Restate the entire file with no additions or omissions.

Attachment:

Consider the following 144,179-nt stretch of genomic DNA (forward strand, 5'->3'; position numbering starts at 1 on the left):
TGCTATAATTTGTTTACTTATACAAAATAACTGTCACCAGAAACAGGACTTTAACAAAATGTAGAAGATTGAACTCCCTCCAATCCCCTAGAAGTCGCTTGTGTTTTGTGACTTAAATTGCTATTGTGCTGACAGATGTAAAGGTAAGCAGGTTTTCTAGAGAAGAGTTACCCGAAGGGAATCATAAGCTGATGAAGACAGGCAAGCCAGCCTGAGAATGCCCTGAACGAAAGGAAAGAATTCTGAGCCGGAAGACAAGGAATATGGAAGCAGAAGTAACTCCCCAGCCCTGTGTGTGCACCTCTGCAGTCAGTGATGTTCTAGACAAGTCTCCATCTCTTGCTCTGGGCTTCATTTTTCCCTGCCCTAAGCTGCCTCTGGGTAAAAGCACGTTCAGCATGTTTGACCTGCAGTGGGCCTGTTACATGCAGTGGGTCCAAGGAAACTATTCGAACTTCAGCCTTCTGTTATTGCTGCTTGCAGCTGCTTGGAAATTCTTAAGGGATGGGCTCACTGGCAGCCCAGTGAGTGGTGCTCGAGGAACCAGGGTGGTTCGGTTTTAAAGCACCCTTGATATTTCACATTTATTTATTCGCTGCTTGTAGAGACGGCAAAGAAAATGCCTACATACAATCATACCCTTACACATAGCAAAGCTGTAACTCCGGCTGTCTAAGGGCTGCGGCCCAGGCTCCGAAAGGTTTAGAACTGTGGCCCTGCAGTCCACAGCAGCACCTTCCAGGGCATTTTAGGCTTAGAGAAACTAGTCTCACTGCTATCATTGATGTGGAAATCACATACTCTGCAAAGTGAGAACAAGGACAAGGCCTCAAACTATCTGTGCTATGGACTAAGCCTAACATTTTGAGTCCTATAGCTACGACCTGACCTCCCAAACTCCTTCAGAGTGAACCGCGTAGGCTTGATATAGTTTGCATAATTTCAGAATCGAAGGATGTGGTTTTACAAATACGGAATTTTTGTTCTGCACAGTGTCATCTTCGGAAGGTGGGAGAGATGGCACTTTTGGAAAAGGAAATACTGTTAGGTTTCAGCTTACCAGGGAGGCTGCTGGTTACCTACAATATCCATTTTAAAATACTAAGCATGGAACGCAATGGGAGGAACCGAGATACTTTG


Consider the following 144,179-nt stretch of genomic DNA (forward strand, 5'->3'; position numbering starts at 1 on the left):
TGCTATAATTTGTTTACTTATACAAAATAACTGTCACCAGAAACAGGACTTTAACAAAATGTAGAAGATTGAACTCCCTCCAATCCCCTAGAAGTCGCTTGTGTTTTGTGACTTAAATTGCTATTGTGCTGACAGATGTAAAGGTAAGCAGGTTTTCTAGAGAAGAGTTACCCGAAGGGAATCATAAGCTGATGAAGACAGGCAAGCCAGCCTGAGAATGCCCTGAACGAAAGGAAAGAATTCTGAGCCGGAAGACAAGGAATATGGAAGCAGAAGTAACTCCCCAGCCCTGTGTGTGCACCTCTGCAGTCAGTGATGTTCTAGACAAGTCTCCATCTCTTGCTCTGGGCTTCATTTTTCCCTGCCCTAAGCTGCCTCTGGGTAAAAGCACGTTCAGCATGTTTGACCTGCAGTGGGCCTGTTACATGCAGTGGGTCCAAGGAAACTATTCGAACTTCAGCCTTCTGTTATTGCTGCTTGCAGCTGCTTGGAAATTCTTAAGGGATGGGCTCACTGGCAGCCCAGTGAGTGGTGCTCGAGGAACCAGGGTGGTTCGGTTTTAAAGCACCCTTGATATTTCACATTTATTTATTCGCTGCTTGTAGAGACGGCAAAGAAAATGCCTACATACAATCATACCCTTACACATAGCAAAGCTGTAACTCCGGCTGTCTAAGGGCTGCGGCCCAGGCTCCGAAAGGTTTAGAACTGTGGCCCTGCAGTCCACAGCAGCACCTTCCAGGGCATTTTAGGCTTAGAGAAACTAGTCTCACTGCTATCATTGATGTGGAAATCACATACTCTGCAAAGTGAGAACAAGGACAAGGCCTCAAACTATCTGTGCTATGGACTAAGCCTAACATTTTGAGTCCTATAGCTACGACCTGACCTCCCAAACTCCTTCAGAGTGAACCGCGTAGGCTTGATATAGTTTGCATAATTTCAGAATCGAAGGATGTGGTTTTACAAATACGGAATTTTTGTTCTGCACAGTGTCATCTTCGGAAGGTGGGAGAGATGGCACTTTTGGAAAAGGAAATACTGTTAGGTTTCAGCTTACCAGGGAGGCTGCTGGTTACCTACAATATCCATTTTAAAATACTAAGCATGGAACGCAATGGGAGGAACCGAGATACTTTG